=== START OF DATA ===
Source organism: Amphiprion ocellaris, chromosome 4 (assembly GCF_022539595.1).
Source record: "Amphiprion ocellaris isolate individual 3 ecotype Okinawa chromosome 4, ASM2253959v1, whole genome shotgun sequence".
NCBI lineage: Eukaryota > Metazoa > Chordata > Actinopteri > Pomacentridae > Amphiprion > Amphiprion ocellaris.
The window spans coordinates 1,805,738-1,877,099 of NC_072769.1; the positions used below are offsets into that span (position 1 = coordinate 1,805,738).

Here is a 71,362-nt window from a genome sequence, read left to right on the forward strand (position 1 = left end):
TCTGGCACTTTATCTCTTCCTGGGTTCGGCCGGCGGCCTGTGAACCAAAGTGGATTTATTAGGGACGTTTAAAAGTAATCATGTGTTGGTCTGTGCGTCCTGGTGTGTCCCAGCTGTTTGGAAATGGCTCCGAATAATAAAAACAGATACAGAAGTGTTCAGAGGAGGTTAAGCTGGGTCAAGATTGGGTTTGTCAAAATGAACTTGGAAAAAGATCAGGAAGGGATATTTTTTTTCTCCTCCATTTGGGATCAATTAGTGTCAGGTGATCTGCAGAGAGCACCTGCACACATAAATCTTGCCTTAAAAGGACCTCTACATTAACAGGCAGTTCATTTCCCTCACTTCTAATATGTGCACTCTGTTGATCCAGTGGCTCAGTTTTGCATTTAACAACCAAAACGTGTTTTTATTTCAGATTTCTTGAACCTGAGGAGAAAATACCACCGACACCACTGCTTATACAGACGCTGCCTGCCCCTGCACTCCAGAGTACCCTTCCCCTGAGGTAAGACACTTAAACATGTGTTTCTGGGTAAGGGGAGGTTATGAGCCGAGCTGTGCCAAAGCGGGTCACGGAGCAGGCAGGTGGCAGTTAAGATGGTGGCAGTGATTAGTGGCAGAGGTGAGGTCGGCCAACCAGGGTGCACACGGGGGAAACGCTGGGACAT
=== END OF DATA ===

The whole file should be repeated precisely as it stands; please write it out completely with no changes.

Source organism: Amphiprion ocellaris, chromosome 4 (assembly GCF_022539595.1).
Source record: "Amphiprion ocellaris isolate individual 3 ecotype Okinawa chromosome 4, ASM2253959v1, whole genome shotgun sequence".
NCBI lineage: Eukaryota > Metazoa > Chordata > Actinopteri > Pomacentridae > Amphiprion > Amphiprion ocellaris.
The window spans coordinates 1,805,738-1,877,099 of NC_072769.1; the positions used below are offsets into that span (position 1 = coordinate 1,805,738).

Here is a 71,362-nt window from a genome sequence, read left to right on the forward strand (position 1 = left end):
TCTGGCACTTTATCTCTTCCTGGGTTCGGCCGGCGGCCTGTGAACCAAAGTGGATTTATTAGGGACGTTTAAAAGTAATCATGTGTTGGTCTGTGCGTCCTGGTGTGTCCCAGCTGTTTGGAAATGGCTCCGAATAATAAAAACAGATACAGAAGTGTTCAGAGGAGGTTAAGCTGGGTCAAGATTGGGTTTGTCAAAATGAACTTGGAAAAAGATCAGGAAGGGATATTTTTTTTCTCCTCCATTTGGGATCAATTAGTGTCAGGTGATCTGCAGAGAGCACCTGCACACATAAATCTTGCCTTAAAAGGACCTCTACATTAACAGGCAGTTCATTTCCCTCACTTCTAATATGTGCACTCTGTTGATCCAGTGGCTCAGTTTTGCATTTAACAACCAAAACGTGTTTTTATTTCAGATTTCTTGAACCTGAGGAGAAAATACCACCGACACCACTGCTTATACAGACGCTGCCTGCCCCTGCACTCCAGAGTACCCTTCCCCTGAGGTAAGACACTTAAACATGTGTTTCTGGGTAAGGGGAGGTTATGAGCCGAGCTGTGCCAAAGCGGGTCACGGAGCAGGCAGGTGGCAGTTAAGATGGTGGCAGTGATTAGTGGCAGAGGTGAGGTCGGCCAACCAGGGTGCACACGGGGGAAACGCTGGGACAT